Why Matadors Won't Eat Before a Bullfight
Like bee stings to their keepers, incidental gorings come with the job of being a matador. But even though they are fond of Spanish ham and Manzanilla sherry, they keep their stomachs empty before a fight.
Foto von nathaninsandiego via Flickr
As someone who practices kirtan, I know the cow is a powerful religious symbol, representing righteousness to those who revere it. The animal is sacred and subject to compassion. This is what flashes through my mind as I sit on the stone pews of Seville's Plaza de toros and watch as a bull is stabbed vigorously in the brain, thanks to the failed sword-thrust of a cut-rate matador.
To anyone who's seen a corrida (Spaniards don't say bullfight), what matadors do for a crust is … chancy. Aglitter in their cropped jackets and cape in hand, they strut into an arena with a five-year-old beast that is bred for ferocity, plant their feet in the sand, and call to the animal.
If the wind behaves, the cape commits to the matador's will and the bull passes clean through it. For his artistry, the crowd will cheer. In the finale of this three-act spectacle (not sport), the man has 15 minutes to slay the bull. Depending on his skill, this last scene can be powerfully moving or amateurish butchery.
'My friend and teacher Juan José Padilla took a horn through his neck—literally, completely through—and it caused hairline fractures in his spinal column en route. He was back in the ring two weeks later.'
Cayetano Rivera Ordóñez, 38, hails from a well-known family of bullfighters; his father famously died in the ring in 1984. On the day of a corrida, the matador is solemn, well-rested, and afraid—of the wind, the bull's temperament, the crowd's expectation. In the hours leading up to the fight, he will fast.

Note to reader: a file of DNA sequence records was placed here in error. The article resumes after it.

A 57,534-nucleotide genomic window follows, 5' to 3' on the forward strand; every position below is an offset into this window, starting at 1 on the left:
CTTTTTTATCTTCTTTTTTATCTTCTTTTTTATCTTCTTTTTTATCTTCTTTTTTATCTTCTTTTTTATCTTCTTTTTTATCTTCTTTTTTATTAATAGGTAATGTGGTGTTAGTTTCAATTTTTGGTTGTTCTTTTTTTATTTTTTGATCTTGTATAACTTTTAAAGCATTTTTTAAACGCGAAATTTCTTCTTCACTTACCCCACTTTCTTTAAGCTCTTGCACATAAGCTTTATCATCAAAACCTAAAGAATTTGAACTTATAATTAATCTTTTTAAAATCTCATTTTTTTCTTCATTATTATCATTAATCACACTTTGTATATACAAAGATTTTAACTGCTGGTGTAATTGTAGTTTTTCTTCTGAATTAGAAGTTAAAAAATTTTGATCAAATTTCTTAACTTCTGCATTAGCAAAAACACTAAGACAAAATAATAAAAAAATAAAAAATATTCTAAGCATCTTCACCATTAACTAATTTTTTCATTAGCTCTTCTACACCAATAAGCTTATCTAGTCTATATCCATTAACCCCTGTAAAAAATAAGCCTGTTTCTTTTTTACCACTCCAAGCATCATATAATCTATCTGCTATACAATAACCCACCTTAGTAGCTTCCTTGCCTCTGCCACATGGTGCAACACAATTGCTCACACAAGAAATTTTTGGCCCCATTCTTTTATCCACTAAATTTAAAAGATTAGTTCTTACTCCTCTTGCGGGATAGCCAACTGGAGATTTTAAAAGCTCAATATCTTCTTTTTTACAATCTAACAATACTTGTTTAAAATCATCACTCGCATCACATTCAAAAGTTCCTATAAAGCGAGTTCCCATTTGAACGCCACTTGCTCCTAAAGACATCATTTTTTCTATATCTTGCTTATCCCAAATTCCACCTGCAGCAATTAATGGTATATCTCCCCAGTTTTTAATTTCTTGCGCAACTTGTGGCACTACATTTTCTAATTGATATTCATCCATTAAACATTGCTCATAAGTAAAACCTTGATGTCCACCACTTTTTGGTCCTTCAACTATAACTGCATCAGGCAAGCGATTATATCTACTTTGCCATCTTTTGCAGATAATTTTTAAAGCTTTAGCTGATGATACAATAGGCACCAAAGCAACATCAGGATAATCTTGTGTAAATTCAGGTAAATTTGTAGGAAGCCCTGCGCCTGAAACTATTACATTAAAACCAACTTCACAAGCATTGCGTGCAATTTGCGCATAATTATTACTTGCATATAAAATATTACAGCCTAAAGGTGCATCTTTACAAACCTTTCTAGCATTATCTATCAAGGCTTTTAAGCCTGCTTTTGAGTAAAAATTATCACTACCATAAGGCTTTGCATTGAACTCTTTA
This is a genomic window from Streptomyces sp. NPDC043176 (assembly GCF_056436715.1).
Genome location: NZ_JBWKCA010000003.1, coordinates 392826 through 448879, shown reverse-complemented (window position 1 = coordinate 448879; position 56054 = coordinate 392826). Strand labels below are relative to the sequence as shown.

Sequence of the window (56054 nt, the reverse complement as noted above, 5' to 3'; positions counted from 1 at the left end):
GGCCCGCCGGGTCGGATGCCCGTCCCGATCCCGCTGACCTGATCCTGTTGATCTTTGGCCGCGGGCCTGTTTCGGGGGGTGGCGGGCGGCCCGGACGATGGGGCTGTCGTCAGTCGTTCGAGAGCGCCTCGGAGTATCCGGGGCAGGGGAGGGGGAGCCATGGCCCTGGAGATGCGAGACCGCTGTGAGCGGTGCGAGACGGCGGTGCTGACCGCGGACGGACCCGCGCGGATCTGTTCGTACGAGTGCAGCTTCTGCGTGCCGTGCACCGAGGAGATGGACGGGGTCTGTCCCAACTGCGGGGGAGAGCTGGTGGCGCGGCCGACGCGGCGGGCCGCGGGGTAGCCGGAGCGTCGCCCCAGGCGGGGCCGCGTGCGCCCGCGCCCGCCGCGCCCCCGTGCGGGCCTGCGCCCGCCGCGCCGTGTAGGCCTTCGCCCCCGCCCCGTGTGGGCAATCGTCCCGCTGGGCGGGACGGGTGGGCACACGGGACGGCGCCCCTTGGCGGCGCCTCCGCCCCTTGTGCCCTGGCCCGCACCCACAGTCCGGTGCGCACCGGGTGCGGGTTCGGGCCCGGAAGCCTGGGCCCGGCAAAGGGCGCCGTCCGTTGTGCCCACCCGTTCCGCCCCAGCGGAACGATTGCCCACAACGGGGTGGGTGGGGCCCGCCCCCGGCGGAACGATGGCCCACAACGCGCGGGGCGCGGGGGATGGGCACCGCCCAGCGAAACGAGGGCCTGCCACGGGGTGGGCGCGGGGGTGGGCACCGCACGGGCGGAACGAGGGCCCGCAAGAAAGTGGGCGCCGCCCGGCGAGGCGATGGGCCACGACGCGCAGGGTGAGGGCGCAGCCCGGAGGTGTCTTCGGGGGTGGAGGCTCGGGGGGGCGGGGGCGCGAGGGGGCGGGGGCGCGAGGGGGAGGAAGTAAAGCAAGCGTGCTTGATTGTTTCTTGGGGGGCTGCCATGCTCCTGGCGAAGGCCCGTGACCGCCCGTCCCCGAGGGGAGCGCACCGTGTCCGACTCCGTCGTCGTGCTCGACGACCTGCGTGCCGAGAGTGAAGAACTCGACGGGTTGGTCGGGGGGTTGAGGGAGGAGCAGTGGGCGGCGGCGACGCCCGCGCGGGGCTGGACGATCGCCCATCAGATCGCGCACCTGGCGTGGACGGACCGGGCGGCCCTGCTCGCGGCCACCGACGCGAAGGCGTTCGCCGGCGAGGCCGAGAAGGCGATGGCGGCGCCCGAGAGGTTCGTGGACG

"You keep your intestines empty in case they end up being opened, either by the bull's horn or the surgeon's knife," says Alexander Fiske-Harrison, author of Fiesta: How To Survive The Bulls Of Pamplona, and friend of Ordóñez. Like bee stings to their keepers, incidental gorings come with the job, and injuries to the extremities, groin, and abdomen are most common. "Matadors have to deal with those little matters," offers Ordóñez, who admits to a serious injury every season.
Attend a corrida and you will likely see these men flung into the air and pinned to the dust. Unless he is dead, the matador will get back up. "My friend and teacher Juan José Padilla took a horn through his neck—literally, completely through—and it caused hairline fractures in his spinal column en route. He was back in the ring two weeks later," says Fiske-Harrison.
Just as the ballerina is lean and lithe, the torero has an ideal shape, too. "When I eat with matadors, I notice a tendency towards carnivory, and then a sudden pang of vitamin-conscience kicks in, so salads and fruits are ordered," says Fiske-Harrison. "Mind you, one of the best and most artistic matadors—Morante de la Puebla—is on the chubby side, but maybe that's why he doesn't always perform so well."